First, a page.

Aug 24 (Reuters) – A judge has set an October trial date for Kenneth Chesebro, one of the defendants accused of conspiring with former U.S. President Donald Trump to overturn the 2020 election results, after Chesebro promised a “speedy trial” had demanded.
Here’s a look at Georgia’s expedited trial law and how it could impact the sprawling case.
What is the speedy trial law in Georgia?
Accused felons in Georgia can request that their trial begin in the weeks following arraignment, as long as jurors are available to hear the case. This time frame is determined by the “deadlines” in which each state court hears cases, and in Fulton County the term begins on the first Monday of every other month.
Anyone who is charged during the current term and requests a speedy trial must begin no later than November 3rd. Attorney Kenneth Chesebro, who was indicted last week along with Trump and 17 others, is now due in court on October 23 before that deadline.
If a trial does not begin by that date in November, the defendant must be acquitted of all charges.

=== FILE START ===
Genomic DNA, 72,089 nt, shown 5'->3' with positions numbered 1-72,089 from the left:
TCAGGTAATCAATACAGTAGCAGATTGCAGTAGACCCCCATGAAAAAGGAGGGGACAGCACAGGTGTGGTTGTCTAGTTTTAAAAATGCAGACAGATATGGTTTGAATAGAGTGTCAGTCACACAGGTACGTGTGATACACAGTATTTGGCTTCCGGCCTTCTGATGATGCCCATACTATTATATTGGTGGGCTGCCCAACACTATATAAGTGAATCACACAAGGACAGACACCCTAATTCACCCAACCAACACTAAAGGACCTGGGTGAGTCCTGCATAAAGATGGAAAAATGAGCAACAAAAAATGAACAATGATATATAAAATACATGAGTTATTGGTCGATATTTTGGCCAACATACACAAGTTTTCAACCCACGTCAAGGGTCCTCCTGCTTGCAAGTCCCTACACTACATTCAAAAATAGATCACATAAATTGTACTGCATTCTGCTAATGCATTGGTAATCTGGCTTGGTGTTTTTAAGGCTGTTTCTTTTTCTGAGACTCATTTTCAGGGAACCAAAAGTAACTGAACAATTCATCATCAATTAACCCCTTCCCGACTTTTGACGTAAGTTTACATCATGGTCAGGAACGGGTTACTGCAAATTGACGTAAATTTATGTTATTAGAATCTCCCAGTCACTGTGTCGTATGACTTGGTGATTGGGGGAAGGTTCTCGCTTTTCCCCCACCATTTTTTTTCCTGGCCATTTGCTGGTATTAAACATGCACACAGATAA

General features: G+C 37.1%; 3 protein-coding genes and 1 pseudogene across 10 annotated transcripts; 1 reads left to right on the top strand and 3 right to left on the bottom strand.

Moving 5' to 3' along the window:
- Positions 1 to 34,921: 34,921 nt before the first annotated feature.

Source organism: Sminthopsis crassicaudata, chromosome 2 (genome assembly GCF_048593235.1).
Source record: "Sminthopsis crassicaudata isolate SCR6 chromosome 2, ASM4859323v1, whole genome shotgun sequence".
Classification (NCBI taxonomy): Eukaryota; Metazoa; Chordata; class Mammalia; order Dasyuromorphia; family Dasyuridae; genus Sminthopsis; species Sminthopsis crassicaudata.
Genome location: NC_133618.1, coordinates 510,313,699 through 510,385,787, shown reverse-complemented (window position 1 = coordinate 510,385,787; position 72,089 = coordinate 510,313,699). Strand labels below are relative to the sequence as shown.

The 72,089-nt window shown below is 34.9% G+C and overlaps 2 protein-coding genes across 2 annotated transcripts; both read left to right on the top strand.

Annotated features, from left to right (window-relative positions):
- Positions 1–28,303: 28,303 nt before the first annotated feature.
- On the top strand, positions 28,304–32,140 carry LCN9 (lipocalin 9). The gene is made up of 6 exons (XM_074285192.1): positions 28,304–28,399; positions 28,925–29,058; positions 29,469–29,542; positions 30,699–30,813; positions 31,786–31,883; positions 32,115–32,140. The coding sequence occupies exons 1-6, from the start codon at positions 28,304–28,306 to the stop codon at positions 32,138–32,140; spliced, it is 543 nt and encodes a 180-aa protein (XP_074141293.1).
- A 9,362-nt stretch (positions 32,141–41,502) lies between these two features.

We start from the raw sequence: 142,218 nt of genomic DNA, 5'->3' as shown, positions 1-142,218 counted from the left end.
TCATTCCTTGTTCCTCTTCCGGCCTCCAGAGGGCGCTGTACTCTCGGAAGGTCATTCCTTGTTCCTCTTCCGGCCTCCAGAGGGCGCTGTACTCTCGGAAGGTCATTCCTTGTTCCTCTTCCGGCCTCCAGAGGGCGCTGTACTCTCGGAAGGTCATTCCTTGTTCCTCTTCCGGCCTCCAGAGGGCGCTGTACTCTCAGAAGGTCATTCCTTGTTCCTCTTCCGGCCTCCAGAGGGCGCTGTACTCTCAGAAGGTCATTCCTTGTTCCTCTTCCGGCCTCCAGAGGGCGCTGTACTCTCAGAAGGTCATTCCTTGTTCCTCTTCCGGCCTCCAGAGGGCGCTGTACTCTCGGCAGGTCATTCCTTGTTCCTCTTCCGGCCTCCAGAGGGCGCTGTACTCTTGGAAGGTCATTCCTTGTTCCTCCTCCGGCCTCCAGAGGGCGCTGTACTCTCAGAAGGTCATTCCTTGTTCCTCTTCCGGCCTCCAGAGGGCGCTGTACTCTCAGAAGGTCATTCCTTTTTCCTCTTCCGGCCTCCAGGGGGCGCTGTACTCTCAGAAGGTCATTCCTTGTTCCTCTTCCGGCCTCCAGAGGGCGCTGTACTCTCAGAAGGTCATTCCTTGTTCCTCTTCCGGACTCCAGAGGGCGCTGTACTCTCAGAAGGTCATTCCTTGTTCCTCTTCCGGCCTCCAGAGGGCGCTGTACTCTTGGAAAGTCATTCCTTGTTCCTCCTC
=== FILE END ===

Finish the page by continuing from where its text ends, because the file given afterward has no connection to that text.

The state law goes back to the Sixth Amendment to the US Constitution, which guarantees the right to a speedy trial but does not specify a time frame.
Should everyone be tried together in the Trump case?
No. Judge Scott McAfee, who is presiding over the Trump case, said Thursday that only Chesebro’s trial would begin on Oct. 23. The judge has not yet set a trial date for the other defendants.
Trump’s lawyer said Thursday that the former president rejected Willis’ request for an October trial date but did not suggest an alternative. The former president said he would ask to be tried separately from Chesebro.
Would separate proceedings have an impact on the case?
The extensive indictment against 19 people alleges violations of Georgia’s Racketeer Influenced and Corrupt Organizations (RICO) law. That means prosecutors will have to prove that each person charged in the indictment was part of an open conspiracy to overturn Trump’s election loss and that witnesses may have to testify in multiple trials.
Melissa Redmon, a law professor at the University of Georgia School of Law, said prosecutors want to try as many defendants together as possible “because the whole point of RICO is to be able to tell the whole story about what everyone did and did.” what.” how their actions were linked.
Reporting by Jacqueline Thomsen in Washington. Editing by Noeleen Walder and Deepa Babington
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